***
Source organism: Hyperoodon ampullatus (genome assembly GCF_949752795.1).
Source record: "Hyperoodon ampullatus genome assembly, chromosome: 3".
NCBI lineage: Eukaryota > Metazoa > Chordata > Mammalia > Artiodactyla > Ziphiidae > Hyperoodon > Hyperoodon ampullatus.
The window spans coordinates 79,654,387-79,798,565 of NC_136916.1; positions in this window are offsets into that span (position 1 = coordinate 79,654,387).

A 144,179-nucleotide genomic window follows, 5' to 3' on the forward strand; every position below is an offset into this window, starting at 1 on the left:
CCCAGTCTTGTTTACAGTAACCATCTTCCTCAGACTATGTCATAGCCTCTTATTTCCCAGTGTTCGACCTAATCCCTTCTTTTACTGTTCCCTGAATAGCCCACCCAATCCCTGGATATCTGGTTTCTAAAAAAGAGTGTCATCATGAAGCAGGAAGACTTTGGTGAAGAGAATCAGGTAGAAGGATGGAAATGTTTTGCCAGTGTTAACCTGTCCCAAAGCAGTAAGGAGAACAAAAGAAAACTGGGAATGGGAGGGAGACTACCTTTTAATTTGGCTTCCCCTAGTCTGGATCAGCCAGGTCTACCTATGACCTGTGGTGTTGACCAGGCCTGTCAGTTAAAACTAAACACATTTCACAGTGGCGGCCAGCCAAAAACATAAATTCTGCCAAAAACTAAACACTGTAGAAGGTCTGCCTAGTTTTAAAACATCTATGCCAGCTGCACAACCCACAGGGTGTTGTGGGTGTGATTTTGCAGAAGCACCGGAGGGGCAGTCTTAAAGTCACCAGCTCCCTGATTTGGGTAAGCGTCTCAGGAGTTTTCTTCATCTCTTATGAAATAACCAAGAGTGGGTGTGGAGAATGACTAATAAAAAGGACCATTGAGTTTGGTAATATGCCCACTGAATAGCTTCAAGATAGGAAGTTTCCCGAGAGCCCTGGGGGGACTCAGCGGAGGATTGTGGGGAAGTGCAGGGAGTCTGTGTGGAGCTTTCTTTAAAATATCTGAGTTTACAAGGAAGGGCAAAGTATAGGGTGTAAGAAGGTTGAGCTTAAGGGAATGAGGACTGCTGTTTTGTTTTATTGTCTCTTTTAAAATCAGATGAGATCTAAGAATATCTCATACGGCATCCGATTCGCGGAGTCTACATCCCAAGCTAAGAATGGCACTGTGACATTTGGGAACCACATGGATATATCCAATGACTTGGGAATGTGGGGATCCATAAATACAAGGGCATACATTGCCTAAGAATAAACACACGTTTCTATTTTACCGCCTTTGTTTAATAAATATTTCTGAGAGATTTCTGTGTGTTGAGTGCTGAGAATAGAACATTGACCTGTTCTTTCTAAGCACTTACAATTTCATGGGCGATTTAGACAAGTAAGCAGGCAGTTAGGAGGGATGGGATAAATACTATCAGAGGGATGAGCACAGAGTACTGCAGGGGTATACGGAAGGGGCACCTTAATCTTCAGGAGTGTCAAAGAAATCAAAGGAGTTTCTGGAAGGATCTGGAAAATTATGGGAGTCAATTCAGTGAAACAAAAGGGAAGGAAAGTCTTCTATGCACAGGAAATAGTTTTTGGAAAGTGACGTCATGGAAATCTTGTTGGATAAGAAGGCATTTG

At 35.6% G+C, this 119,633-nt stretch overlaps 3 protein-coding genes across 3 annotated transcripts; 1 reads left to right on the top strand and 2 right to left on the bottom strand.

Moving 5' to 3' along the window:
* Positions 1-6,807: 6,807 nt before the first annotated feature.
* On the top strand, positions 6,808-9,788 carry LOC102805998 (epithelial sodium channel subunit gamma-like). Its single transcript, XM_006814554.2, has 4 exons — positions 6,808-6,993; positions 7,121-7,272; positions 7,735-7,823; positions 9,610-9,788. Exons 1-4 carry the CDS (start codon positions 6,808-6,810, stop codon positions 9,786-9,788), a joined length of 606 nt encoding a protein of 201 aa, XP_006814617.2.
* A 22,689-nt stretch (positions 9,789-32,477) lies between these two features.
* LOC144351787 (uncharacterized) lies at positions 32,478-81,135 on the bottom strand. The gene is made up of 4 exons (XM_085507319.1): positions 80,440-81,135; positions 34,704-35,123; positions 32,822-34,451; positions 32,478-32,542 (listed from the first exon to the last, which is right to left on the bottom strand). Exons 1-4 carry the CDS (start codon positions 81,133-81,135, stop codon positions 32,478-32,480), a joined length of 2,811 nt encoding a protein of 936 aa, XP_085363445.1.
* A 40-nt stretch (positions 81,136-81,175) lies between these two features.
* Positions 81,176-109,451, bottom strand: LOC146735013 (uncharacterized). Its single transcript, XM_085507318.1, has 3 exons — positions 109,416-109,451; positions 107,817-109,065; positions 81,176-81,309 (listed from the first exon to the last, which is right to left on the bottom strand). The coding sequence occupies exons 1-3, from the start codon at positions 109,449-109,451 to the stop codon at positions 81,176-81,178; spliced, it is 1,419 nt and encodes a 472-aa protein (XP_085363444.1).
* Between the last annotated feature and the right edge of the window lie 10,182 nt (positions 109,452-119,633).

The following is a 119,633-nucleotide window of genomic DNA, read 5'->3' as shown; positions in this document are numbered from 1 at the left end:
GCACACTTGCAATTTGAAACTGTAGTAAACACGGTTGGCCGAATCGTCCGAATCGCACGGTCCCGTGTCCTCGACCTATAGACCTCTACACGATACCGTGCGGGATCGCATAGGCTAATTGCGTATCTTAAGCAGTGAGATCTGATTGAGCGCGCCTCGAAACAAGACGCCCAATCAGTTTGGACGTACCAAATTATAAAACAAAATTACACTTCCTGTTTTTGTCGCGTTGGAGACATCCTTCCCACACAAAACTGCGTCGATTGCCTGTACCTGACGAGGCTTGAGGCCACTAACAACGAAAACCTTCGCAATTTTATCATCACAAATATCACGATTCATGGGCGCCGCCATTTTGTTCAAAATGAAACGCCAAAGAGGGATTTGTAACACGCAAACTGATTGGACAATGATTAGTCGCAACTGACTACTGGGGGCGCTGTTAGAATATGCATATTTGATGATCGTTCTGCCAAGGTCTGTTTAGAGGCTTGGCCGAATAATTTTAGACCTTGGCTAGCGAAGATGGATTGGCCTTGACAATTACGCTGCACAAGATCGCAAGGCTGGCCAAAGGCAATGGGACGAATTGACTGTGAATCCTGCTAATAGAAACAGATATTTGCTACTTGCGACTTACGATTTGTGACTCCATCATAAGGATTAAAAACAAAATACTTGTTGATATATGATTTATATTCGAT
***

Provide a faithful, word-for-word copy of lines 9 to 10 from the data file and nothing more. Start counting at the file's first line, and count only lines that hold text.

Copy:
* Positions 1-6,807: 6,807 nt before the first annotated feature.
* On the top strand, positions 6,808-9,788 carry LOC102805998 (epithelial sodium channel subunit gamma-like). Its single transcript, XM_006814554.2, has 4 exons — positions 6,808-6,993; positions 7,121-7,272; positions 7,735-7,823; positions 9,610-9,788. Exons 1-4 carry the CDS (start codon positions 6,808-6,810, stop codon positions 9,786-9,788), a joined length of 606 nt encoding a protein of 201 aa, XP_006814617.2.